- Ongoing Research and Development and New Products – When the business develops new products, you’ll get them too.
- Business Support and Development – you’ll have access to a support network for whom it’s in their best interest to help you succeed and develop. In many cases, this comes in the form for excellent training programs designed to help you realise your potential.
- Reduced Risk – Purchasing a franchise carries less risk than starting a business from nothing.
- Financial Assistance – Some franchisors provide loans and other assistance to help franchisees.
Cons of investing in a food franchise
- Initial Start-up Costs – Between the franchise licensing fees and other start-up costs, starting your own franchise is far from cheap.
- Royalty Payments and Ongoing Fees – As well as the start-up costs, you’ll have to pay a percentage of your monthly profits to the franchisor. What’s more, some franchises will have you pay a monthly fee for marketing support and materials.
- Limited Creativity and Flexibility. Joining a franchise has its advantages, but creativity is not among them. You must use their system and follow their rules.
- Unable to Choose Your Own Suppliers – On one hand, you don’t have to find your own suppliers, but on the other hand, you don’t get to choose your own suppliers. Some franchisors stipulate you have to use their suppliers, and this can be at a higher cost than average.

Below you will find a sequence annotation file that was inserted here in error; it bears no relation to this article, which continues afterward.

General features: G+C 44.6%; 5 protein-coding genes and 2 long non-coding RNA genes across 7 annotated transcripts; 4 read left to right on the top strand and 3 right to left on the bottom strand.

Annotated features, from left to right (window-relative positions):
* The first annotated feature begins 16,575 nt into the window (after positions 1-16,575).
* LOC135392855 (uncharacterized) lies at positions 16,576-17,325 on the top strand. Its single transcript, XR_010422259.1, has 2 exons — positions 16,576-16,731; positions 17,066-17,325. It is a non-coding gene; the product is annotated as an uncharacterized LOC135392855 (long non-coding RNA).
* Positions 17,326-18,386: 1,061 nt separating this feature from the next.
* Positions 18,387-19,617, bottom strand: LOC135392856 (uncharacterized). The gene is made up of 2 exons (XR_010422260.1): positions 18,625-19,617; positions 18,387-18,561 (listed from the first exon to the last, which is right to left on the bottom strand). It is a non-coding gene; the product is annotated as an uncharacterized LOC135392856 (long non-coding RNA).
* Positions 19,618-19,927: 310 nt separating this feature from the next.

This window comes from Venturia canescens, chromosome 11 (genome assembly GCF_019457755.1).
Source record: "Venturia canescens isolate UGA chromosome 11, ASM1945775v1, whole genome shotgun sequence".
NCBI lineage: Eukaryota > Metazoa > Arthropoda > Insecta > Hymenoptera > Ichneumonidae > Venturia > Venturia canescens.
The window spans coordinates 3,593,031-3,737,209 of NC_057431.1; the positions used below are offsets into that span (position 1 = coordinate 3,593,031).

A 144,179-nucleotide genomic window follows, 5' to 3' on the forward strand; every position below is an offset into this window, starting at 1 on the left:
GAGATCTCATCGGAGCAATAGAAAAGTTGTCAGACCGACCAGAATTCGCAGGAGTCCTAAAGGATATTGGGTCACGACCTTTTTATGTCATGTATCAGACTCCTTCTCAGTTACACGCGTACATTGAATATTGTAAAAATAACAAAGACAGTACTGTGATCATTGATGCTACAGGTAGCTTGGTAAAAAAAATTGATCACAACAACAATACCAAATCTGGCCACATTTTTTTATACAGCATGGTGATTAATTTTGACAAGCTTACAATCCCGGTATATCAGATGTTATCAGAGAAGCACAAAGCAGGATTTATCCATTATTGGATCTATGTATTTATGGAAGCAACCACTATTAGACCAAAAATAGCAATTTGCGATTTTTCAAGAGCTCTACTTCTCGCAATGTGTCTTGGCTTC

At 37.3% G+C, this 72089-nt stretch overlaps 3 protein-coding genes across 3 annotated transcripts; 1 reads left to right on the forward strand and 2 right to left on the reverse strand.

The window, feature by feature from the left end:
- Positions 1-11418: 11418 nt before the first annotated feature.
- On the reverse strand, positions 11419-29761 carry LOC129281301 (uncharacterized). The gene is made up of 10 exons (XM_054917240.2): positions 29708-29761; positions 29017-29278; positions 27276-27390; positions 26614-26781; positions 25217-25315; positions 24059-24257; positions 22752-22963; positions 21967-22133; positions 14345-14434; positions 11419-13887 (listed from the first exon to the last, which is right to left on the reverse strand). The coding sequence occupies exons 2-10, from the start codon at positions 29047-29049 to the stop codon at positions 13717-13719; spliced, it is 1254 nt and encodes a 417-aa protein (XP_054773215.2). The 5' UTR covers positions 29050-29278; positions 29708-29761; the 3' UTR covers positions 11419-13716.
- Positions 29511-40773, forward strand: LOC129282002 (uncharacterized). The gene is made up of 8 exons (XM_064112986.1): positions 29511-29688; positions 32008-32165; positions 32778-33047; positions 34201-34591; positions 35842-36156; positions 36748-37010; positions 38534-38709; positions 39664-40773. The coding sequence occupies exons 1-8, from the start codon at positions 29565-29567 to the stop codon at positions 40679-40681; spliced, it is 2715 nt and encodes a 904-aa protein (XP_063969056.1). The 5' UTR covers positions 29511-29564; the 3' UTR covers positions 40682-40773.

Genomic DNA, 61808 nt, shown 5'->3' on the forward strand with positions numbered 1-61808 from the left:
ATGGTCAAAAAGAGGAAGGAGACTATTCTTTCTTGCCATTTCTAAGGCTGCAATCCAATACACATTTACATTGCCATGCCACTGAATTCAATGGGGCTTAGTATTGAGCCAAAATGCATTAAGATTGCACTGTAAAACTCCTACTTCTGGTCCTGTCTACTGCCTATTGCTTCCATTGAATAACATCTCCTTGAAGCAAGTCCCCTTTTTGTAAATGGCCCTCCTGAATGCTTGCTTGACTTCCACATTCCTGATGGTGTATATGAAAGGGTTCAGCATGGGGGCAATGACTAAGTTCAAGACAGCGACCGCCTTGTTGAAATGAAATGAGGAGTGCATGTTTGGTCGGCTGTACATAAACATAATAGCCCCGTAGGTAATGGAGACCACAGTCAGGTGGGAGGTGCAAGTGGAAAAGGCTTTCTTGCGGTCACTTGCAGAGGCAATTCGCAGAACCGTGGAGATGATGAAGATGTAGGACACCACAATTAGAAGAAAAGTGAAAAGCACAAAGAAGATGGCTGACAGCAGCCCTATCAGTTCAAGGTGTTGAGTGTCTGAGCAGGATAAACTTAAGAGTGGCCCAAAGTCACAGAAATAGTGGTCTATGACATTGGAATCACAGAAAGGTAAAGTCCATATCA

- Locked into Long-Term Contract – If you make the wrong choice and find it’s not as expected, you can be locked into a contract for many years.
- Dependent on Franchisor Success – Sure, you get to benefit from the success of an established brand, but you also have to share in their failures too. Any negative press, scandals, or blows to their reputation will have a direct impact on you, and you could have had no part to play in it at all!
- False Expectations – Many people think buying a franchise is a guaranteed money maker and you’ll be riding someone else’s coattails all the way to the bank. You’ll still need to be business savvy and put the hard graft in as with any other business.
Things to Be Wary Of
- Money Matters – First and foremost, you need to be wary of how much the food franchise is going to cost you; both initially and going forward. It’s crucial you have an intimate understanding of how the fees and royalties you’ll have to pay are structured and how much they’re going to set you back. With that in mind, you can determine how profitable the venture is poised to be and if it’s going ahead at all.
- Franchisor Control – As stated earlier in the article, franchising is for the relentlessly creative or those who crave unadulterated freedom: you’ll be required to fit into and work within a defined system. However, how much control the franchisor is able to exert over your business varies from franchise to franchise. Be aware of how much freedom you’ll actually be entitled to before making any decisions.
- Contract Length – Be aware of how long the contract for the franchise lasts for and if you’ll be willing to commit to a business for that long (particularly if it’s not going well)